With so many ambient artists on the market, it takes remarkable skill and ridiculous luck at cracking through the glut. I mean, after forty years of official existence (and some prior years of being called something else), how many unique angles are left in this genre? Even some of my present favourites typically tread territory covered by artists from the past, which isn't a bad thing by any stretch. Music genres become genres because of the familiar tropes that define them, relying on each musician's personal touch with established tools to distinguish themselves. Yet that may not be enough to get noticed, not without some serious sleuthing by dedicated diggers trawling for new material for their podcasts and blog hype. No, I'm not of that sort, usually content in letting others do the discovering for me. It's almost accidental if I happen across something none of my usual sources haven't yet.

I'd like to say Dennis Huddleston's 36 project (remember, that's “three-six”) is one such example, but that's not quite the case. While hunting for examples of contemporary ambient regarding Guide 3.0 matters, I was checking some 'Best Of' lists from Discogs users, and 36's debut album Hypersona was coming up a fair bit. He was still fairly new then, only a couple years removed from self-releasing this record, but the buzz was palpable. After plucking a sample, I made a mental note to check his stuff further, and didn't get around to that again until this past year. Um, oops?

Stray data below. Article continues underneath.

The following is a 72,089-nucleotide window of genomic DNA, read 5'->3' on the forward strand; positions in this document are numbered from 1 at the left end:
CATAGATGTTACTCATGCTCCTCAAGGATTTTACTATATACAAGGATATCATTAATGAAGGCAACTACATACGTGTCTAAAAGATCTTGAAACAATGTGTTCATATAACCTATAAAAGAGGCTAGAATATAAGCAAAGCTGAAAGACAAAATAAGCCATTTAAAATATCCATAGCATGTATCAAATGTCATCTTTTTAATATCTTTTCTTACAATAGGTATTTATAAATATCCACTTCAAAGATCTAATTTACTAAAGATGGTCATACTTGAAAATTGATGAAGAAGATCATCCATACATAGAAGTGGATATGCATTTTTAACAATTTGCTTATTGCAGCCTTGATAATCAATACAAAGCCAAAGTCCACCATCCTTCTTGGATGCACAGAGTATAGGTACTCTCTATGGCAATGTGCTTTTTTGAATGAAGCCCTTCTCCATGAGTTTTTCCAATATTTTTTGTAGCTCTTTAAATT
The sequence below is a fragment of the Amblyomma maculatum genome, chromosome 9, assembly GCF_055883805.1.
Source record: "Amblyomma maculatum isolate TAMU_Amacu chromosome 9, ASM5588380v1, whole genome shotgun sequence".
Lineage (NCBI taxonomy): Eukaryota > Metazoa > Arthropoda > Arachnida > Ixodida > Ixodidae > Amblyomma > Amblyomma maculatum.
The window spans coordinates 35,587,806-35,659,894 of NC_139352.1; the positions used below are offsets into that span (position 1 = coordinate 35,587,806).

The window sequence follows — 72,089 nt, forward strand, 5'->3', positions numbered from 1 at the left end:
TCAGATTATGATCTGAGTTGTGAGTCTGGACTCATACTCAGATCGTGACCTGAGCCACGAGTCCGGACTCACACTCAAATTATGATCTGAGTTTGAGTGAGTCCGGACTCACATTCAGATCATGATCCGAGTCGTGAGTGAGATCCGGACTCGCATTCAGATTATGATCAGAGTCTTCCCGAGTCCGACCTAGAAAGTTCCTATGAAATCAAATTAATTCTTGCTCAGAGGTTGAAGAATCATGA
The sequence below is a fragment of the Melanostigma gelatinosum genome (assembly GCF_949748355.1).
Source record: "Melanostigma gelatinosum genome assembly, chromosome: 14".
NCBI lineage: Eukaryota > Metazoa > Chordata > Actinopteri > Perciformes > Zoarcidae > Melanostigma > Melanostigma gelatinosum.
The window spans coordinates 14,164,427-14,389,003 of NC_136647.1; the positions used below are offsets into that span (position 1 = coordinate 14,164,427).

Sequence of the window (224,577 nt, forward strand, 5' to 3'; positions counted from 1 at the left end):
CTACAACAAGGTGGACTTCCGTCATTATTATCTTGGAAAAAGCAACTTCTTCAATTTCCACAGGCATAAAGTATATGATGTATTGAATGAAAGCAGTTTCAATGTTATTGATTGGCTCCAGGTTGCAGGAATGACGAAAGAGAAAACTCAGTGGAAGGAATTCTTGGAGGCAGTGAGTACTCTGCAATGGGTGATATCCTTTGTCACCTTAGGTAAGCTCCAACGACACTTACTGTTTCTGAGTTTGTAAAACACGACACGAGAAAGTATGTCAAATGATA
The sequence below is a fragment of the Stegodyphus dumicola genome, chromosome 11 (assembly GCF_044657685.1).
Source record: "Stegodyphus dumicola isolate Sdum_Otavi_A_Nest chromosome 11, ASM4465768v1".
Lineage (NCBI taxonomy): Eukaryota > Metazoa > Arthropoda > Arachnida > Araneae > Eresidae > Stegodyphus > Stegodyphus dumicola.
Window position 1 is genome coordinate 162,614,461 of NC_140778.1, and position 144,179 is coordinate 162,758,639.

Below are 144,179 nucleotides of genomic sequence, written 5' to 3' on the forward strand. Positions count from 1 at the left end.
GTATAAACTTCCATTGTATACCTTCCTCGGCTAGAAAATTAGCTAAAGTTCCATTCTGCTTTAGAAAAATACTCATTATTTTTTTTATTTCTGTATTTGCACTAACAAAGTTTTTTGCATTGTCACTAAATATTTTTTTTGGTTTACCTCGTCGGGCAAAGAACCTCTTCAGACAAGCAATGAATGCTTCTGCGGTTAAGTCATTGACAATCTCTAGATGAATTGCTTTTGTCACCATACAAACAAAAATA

Well, better late than never (and before physical copies are sold out!), but yes, Hypersona definitely is the sort of album that deservedly cracked that thick ambient soup, floating to the top in the guise as a tasty bit of garnish in the bowl. See, Mr. Huddleston had a trick up his sleeve that helped him stand out from the pack, making sure you heard what his music had to say, and would want to hear more from him from then on out. Within the first five minutes of this album, which includes three tracks of Signal, 2249, and Inside, you're met with a rush of nostalgic, melancholy melodies and dreamy synth-pad layers that reach deep into your chest, rip your heart out, and forces sweet tears of blissful innocence into that gaping hole where your soul lies.

Okay, I'm laying the uber-hyperbole thick there, but conventional ambient album construction dictates these sort of tunes are reserved for closing numbers, melodic denouements after being led on an emotional journey. Yet here's 36 saying, “Nuts to that, I'm gonna' hit you in the heart-strings early and hard.”